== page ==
Food Network was this Israeli caterer’s cooking school
CHESTNUT HILL — Some people watch the Food Network for entertainment. For Liora Kushner, it was educational television, which eventually led to a catering career.
Kushner, 39, a lawyer by training, switched fields after the birth of her third child, Maya, 5. “I went to the college of the Food Network,” says Kushner, born in Israel of Moroccan parents. With her striking looks and sophisticated take on the cuisine of her homeland, she could probably host her own show.
On the menu one morning recently is shakshuka, a North African and Middle Eastern dish of spicy tomato and bell pepper sauce, in which eggs are poached just before serving. “Shakshuka can be eaten for breakfast or dinner,” says the caterer. As you break into the egg, the soft yolk runs into the sauce. “You serve it with a loaf of bread,” she says.
A double-handled stainless steel pan filled with the tomato-based sauce is bubbling away on the stove; it simmers for about an hour. Kushner uses a wooden spoon to make several depressions in the mixture. She breaks an egg into a small bowl, then carefully tips the egg into one of the hollow spots, then adds more, and cooks them about five minutes.
Kushner and her husband, Ohad, also have two sons, Ido, 13, and Tomer, 11. The family moved to Boston 11 years ago for Ohad’s job in the communications field.
Liora Kushner admits that she “rarely cooked in Israel. I didn’t have to. I was working all the time and if I wanted something I’d call my mom and she’d send something over.” But that changed when she came here. She started making dishes she couldn’t get and drawing inspiration from Ina Garten on “Barefoot Contessa” and Giada Di Laurentiis on “Giada at Home.” “They make food look so good,” says Kushner.
She began teaching cooking to children at an after-school program at Temple Emeth in Chestnut Hill, because she didn’t think kids ate well. “In Israel we don’t have a boxed food culture like here. I wanted kids to know macaroni and cheese doesn’t come from a box,” Kushner says. “We make everything from scratch and the kids eat it.”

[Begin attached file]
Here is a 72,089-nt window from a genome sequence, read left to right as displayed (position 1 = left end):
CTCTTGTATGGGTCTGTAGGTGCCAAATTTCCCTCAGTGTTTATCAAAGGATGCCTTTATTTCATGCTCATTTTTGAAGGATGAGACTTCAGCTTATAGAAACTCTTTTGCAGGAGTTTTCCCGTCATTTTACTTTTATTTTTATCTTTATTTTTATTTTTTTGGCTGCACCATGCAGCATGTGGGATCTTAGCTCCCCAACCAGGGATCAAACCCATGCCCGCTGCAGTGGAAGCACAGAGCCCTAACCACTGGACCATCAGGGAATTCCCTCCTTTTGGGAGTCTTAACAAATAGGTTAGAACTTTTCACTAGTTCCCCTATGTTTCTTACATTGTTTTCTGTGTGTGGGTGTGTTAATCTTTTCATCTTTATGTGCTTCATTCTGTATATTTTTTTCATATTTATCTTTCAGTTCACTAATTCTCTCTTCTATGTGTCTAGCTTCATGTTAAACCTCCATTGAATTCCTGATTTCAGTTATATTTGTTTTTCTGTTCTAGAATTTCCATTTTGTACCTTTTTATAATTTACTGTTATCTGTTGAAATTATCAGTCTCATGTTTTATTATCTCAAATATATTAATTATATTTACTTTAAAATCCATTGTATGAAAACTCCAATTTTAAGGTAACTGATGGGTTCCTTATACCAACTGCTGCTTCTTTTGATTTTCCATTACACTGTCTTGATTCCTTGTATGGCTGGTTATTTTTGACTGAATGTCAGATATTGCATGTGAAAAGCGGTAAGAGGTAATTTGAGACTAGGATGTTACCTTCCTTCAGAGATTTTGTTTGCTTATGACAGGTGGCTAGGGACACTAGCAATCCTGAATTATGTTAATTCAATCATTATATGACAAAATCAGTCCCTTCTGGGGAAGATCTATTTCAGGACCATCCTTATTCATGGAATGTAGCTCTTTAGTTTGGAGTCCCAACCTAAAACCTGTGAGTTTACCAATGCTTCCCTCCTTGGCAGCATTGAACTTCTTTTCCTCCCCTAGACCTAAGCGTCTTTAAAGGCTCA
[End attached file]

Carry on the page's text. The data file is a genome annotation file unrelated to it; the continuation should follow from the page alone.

Kushner grew up in Nahariya on the northern border of Israel. After military service, where she met Ohad, they moved to Haifa, his hometown, went to the same university, and eventually married. Her Sephardic parents had emigrated to Israel in the ’50s. The Moroccan cuisine she grew up on was a lot spicier than her husband’s; he is from an Eastern European Ashkenazi family, where pot roast and matzo ball soup were on the menu. Kushner was raised on her mother’s matbucha, a fiery tomato and pepper spread. Kushner makes her matbucha by cooking the same sauce for the shakshuka, only adding chili peppers, and cooking it an hour longer.
Her catering began with dishes for parties at Temple Emeth. Kushner describes her style as contemporary Israeli and Mediterranean. Popular menu items include a savory tart of roasted sweet potatoes and feta, root vegetable couscous, and panna cotta with passion fruit sauce. She uses the synagogue’s kosher kitchen, even when preparing for other parties.
She explains that her menu, to use a kosher term, is dairy. This means she serves vegetables, legumes, grains, dairy products, and fresh and smoked fish, but no meat. And her busy catering schedule all comes from word of mouth.
In Israel, Kushner explains, Jews come from many countries, so she learned about tagines from Tunisian and Algerian families, and garlicky dishes and barbecue from Romanian neighbors. She recalls how mothers in her apartment building shared their specialties and how this influenced her cooking today.
“Israel is very international and that’s what makes its cuisine so beautifully fusion-y,” she says.
Liora Kushner catering